“Yes, I did,” he said defiantly. “Don’t think I do not know you. I know how you can get. You’re overprotective – not that that’s a bad thing but I do know something that is. You worry too much, __________. Too much for your own good.”
“Why would it matter? It wouldn’t have made a difference,” she argued.
He chuckled lightly. “There’s the __________ that I know.”
“Lukas!” she said accusatorily. “Answer my question. Please.”
She regretted the words as soon as they left her mouth – the sorrowful look in his eyes returned and she instantly cringed in remorse.
“I’m sorry—” she began.
“No. It’s okay. You deserve an answer,” he interrupted, taking a deep breath. “If I had three more months to live, I would want to live them with you – without you having to worry more about me than you already are. I love you, __________, and I know the feeling is mutual. I do not want what we have to change. I do not want you to pity me, to watch over me every waking hour. I have come to terms with the fact that I am going to die but please; don’t treat me like I am. I don’t want you to think of me any differently than you ever have. I don’t want any sympathy. I just want to cherish what we have before it’s too late. Please, can you do this for me?”
“Oh, Lukas,” she said softly. “I don’t know what to say.”
“But I know what you can do,” he told her, gesturing for her to approach him.
She stood up, brushing phantom dust from her jeans, and made her way towards him. He outstretched a hand and she took it, pulling herself on to the edge of his bed.
“How much longer?” she asked, feeling her heart shatter into pieces.
“I don’t know. A month at most,” he replied dejectedly, “but that does not matter.”
“Yes, it does! You can’t just act like your life is usele—”
“Shh.” He leant forward and placed a thin finger on her lips. “It’s okay, __________.”
“No, it’s not.” Her voice cracked on the last word and so did the barrier holding back her tears. She made an effort to stop them but it was hopeless – they came streaming down her face and on to Lukas’s bed-sheets, creating distorted splotches on the fabric. Soon after, she was sobbing her heart out. He pulled her into a hug, making comforting noises, and she let him. They stayed embraced, entwined as if they were one instead of two, until the last of her tears were gone and she was left feeling hollow, an empty shell of who she once was.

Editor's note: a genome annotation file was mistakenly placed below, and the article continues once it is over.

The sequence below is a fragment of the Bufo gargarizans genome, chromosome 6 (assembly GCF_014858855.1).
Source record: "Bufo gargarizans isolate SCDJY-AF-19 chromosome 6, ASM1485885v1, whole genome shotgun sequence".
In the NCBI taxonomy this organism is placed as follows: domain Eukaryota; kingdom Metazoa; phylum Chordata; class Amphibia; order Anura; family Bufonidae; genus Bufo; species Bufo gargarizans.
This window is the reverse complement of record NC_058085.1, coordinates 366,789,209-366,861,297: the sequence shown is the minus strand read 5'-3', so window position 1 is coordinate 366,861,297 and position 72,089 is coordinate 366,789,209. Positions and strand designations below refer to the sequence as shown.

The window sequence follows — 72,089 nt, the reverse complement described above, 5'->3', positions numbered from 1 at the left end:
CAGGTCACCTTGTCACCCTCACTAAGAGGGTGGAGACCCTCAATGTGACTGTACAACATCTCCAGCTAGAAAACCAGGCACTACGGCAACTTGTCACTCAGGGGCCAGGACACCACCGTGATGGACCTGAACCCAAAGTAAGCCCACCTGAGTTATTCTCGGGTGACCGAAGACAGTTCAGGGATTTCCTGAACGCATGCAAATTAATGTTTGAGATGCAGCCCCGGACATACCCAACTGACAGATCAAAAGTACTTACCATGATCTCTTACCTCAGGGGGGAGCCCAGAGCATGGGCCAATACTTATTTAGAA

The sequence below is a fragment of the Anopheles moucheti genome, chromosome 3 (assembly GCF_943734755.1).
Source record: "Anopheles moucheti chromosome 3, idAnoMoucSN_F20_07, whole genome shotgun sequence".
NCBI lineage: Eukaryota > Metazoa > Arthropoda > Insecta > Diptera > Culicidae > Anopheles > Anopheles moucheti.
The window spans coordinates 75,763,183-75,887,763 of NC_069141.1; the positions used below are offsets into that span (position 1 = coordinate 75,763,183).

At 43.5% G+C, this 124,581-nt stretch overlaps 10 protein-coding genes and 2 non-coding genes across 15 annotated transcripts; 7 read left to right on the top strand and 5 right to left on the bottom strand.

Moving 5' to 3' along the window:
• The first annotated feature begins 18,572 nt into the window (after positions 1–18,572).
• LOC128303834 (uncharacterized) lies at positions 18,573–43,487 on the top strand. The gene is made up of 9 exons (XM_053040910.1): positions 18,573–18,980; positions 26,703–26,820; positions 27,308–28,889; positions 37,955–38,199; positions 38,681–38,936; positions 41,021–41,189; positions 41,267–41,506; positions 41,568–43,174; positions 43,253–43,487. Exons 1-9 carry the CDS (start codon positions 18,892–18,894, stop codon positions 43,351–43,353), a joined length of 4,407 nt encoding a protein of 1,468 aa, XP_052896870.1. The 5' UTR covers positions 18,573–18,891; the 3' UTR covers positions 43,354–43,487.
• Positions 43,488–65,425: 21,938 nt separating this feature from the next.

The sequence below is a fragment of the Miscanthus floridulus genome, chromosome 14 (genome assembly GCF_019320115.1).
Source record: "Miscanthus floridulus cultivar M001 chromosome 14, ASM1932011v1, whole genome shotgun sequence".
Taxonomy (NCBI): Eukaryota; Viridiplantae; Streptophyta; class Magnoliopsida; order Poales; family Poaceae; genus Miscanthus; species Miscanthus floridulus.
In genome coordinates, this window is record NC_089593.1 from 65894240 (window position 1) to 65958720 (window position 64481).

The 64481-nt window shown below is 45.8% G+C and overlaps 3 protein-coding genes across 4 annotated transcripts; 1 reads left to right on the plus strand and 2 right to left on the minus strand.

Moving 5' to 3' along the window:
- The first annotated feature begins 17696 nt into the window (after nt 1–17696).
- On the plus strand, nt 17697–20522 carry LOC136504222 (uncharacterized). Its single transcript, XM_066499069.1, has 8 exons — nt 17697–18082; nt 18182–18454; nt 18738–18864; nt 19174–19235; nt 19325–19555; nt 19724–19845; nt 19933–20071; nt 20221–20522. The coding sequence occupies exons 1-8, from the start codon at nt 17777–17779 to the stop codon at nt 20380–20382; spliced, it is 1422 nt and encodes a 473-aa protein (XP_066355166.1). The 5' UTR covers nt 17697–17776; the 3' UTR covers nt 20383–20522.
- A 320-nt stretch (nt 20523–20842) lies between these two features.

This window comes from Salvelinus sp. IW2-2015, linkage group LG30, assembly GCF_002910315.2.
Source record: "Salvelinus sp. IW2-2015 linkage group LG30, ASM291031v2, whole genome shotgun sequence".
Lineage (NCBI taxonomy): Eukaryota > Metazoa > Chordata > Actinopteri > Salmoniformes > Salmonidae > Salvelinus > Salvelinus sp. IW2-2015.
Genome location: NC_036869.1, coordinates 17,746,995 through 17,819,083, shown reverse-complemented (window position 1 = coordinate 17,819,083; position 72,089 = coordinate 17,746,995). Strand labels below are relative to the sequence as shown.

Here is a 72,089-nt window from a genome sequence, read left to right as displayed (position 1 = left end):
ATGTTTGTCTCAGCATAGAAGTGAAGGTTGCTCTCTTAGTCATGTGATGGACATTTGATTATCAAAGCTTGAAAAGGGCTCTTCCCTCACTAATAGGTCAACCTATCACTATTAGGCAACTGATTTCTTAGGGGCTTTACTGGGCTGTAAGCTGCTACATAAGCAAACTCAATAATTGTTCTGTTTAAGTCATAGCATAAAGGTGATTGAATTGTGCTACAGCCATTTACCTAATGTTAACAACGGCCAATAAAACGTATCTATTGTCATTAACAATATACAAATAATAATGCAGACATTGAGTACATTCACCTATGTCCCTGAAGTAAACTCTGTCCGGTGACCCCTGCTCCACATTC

“I’m sorry, __________,” Lukas said ruefully, “for not telling you. It was selfish of me.”
“It’s not your fault,” she whispered.
“No, it’s not.”
“Just admit it.”
“No, damn it.”
He laughed and so did she, caught on the edge of hysteria. If these were their last moments, they might as well make them worth it.
“I love you, Lukas,” she whispered. “No matter what happens.”
“I love you, too. Til slutten av tid,” he whispered back.
“No,” she said, turning around in his arms to look up at him. “Don’t say that.”
“Why?” he asked, nonplussed.
“Because the end of time for you…” She did not need to complete the sentence for they both knew what she meant – The end of time for you could be in less than a month.
“Well, then,” he said, kissing the top of her head lightly, “what would you like me to say instead?”
“How about…” She smiled. “Forever?”
“Forever it is.” He nodded austerely.
It was snowing.
Delicate flakes, dancing and swirling, fell from the overcast sky above. A chilly breeze blew, fluttering around the ankle-length coats and thick, woollen scarves of those rational enough to shield themselves from the cold, harsh winter. In spite of the abysmal weather, the snow-blanketed city remained as busy as ever, streets crowded with bustling citizens eager to reach their destinations. Whether there were no rays of sunshine, no warm, summer heat, people always pulled through, proving that not even the great forces of Mother Nature could disturb their fortitude – one of their most admirable qualities.
In the chaos, nobody stopped to scrutinise the lone figure standing in the cemetery at the edge of the city, all alone, slowly being shrouded in a layer of white. Nobody stopped to wonder how long she had been there – evidently long enough to have collected an overlay of snow. Nobody stopped to question her motives or the red roses she held in her gloved hand – the same kind she had given to her boyfriend in a small hospital room a year ago.
The same kind that he had been holding at his funeral.